The impact of family planning on maternal mortality in Indonesia: what future contribution can be expected?

Budi Utomo, Purwa Kurnia Sucahya, Nohan Arum Romadlona, Annette Sachs Robertson, Riznawaty Imma Aryanty, Robert Joseph Magnani

Research output: Contribution to journalArticlepeer-review

18 Citations (Scopus)


Background: Although efforts to reduce high maternal mortality in countries such as Indonesia tend to focus on addressing health risks among pregnant women, family planning has been shown globally to reduce maternal mortality by reducing both total and higher-risk pregnancies. This article assesses past contributions of family planning to the reduction of maternal mortality in Indonesia and the potential future contribution toward achieving the 2030 SDG maternal mortality goal. Methods: The study takes advantage of data from long series of population censuses and large-scale surveys that are available in few other low- and middle-income countries. We use the decomposition method suggested by (Matern Child Health J, 16:456–463, 2012) and regression-based policy simulations to estimate the number of maternal deaths averted during 1970–2017 due to contraceptive use and project potential future contributions to the year 2030. Results: It is estimated that between 523,885 and 663,146 maternal deaths were averted from 1970 to 2017 due to contraceptive use, a 37.5–43.1% reduction. If the contraceptive prevalence rate (CPR) were to rise from 63% in 2017 to 70% in 2030 and unmet need for family planning were to fall to from 10 to 7%, an additional 34,621–37,186 maternal deaths would be averted, an 18.9–20.0% reduction. A 2030 CPR of 75% and unmet need for family planning of 5% would result in 51,971–54,536 maternal deaths being averted, a 28.4–29.4% reduction. However, the CPR growth rate would have to nearly double the 2000–2017 rate to reach 70% CPR by 2030 and more than triple to reach 75%. Achieving the most ambitious target would still leave the maternal mortality ratio at 125 in 2030 without corresponding improvements in maternal health services. Conclusions: Although substantial reductions in maternal mortality between 1970 and 2017 can be attributed to contraceptive use and further contributions to the year 2030 are probable, smaller contributions are likely due to the already relatively high CPR and the challenges that must be overcome to move the CPR significantly higher. The ability of Indonesia to reach the 2030 SDG maternal mortality target of 70 maternal deaths per 100,000 live births will depend primarily upon health system effectiveness in addressing health risks to women once they are pregnant.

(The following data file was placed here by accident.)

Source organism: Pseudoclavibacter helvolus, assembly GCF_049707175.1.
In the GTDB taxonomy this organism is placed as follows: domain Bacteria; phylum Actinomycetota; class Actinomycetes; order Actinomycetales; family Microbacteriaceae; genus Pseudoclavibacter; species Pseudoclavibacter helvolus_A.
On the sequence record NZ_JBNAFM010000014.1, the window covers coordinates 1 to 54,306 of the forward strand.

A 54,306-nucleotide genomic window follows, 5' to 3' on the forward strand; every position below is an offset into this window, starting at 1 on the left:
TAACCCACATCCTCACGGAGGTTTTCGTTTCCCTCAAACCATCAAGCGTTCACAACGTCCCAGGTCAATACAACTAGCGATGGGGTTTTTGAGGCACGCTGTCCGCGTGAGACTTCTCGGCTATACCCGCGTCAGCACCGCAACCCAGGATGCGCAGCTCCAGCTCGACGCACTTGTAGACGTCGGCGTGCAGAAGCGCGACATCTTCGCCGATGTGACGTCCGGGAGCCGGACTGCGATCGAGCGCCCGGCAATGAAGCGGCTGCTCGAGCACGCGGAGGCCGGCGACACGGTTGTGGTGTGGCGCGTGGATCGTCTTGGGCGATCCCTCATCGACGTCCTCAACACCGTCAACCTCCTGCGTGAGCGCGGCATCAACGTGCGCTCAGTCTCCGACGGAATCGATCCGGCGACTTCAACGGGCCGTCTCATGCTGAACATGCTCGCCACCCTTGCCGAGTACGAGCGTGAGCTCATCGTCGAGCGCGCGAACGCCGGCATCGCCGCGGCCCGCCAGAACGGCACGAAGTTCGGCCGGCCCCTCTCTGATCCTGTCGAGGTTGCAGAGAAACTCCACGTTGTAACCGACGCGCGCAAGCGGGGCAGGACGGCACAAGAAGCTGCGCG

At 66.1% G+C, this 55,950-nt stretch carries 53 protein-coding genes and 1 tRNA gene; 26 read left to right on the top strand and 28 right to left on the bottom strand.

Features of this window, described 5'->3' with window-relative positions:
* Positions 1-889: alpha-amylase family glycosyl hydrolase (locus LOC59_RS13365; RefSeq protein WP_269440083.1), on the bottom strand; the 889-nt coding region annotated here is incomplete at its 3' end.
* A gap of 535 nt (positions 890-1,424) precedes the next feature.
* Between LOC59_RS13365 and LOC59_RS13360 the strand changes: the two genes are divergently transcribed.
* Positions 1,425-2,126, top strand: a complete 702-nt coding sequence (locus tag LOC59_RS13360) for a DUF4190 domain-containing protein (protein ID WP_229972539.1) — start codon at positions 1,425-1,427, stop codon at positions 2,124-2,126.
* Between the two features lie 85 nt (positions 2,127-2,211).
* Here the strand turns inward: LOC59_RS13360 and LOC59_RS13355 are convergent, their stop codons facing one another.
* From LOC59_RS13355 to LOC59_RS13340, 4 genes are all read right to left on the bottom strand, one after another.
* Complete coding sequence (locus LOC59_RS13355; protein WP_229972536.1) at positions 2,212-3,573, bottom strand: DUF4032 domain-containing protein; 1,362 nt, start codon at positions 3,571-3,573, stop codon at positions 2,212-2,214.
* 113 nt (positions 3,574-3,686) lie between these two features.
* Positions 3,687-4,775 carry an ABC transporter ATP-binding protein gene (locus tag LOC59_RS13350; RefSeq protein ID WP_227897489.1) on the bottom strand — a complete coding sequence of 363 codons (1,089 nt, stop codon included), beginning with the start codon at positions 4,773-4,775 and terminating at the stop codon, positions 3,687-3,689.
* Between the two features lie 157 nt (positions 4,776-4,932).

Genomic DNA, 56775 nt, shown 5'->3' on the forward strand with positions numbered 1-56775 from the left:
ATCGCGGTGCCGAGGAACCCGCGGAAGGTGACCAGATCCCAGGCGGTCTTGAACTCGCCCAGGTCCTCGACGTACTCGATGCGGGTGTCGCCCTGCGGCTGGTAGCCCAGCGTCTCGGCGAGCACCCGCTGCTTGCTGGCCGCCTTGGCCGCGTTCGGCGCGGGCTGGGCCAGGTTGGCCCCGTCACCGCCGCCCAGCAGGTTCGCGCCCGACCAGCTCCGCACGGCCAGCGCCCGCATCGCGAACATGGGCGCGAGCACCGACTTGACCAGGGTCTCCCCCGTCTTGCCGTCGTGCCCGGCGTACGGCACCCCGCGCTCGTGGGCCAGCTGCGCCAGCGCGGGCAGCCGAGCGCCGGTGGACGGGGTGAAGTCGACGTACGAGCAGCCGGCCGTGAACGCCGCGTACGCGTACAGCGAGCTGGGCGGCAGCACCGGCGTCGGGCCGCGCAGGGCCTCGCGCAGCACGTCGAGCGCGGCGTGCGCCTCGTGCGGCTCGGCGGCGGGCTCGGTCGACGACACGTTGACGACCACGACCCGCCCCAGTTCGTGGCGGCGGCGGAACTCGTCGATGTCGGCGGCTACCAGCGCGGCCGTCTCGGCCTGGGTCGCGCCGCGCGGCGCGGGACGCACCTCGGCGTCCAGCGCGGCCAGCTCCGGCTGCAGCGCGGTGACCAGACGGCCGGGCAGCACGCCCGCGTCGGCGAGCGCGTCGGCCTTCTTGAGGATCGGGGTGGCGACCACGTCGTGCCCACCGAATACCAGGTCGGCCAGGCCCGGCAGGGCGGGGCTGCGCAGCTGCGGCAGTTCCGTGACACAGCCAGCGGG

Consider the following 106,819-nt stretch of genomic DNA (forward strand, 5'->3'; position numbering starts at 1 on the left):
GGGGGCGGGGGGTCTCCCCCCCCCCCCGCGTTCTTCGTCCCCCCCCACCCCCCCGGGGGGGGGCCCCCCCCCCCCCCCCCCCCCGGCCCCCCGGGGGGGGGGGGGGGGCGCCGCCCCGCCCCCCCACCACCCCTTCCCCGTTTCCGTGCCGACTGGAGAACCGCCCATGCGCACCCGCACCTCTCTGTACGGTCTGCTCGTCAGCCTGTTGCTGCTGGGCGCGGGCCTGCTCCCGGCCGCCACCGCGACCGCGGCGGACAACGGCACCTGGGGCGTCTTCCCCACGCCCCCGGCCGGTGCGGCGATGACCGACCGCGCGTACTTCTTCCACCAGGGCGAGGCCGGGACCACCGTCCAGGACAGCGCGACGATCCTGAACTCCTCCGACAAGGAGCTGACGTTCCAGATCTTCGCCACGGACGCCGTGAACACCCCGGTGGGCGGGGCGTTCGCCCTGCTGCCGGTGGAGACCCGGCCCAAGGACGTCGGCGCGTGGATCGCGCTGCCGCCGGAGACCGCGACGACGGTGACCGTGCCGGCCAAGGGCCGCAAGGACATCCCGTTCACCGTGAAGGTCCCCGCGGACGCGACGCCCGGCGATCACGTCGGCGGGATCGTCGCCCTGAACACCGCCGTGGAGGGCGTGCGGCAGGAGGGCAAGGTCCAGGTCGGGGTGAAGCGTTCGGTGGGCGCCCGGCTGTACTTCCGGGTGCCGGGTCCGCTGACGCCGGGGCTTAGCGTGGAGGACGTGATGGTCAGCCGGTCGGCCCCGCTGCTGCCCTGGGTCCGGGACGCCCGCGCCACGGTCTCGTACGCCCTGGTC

Original languageEnglish
Article number2
JournalPopulation Health Metrics
Issue number1
Publication statusPublished - Dec 2021


  • Family planning
  • Indonesia
  • Maternal mortality


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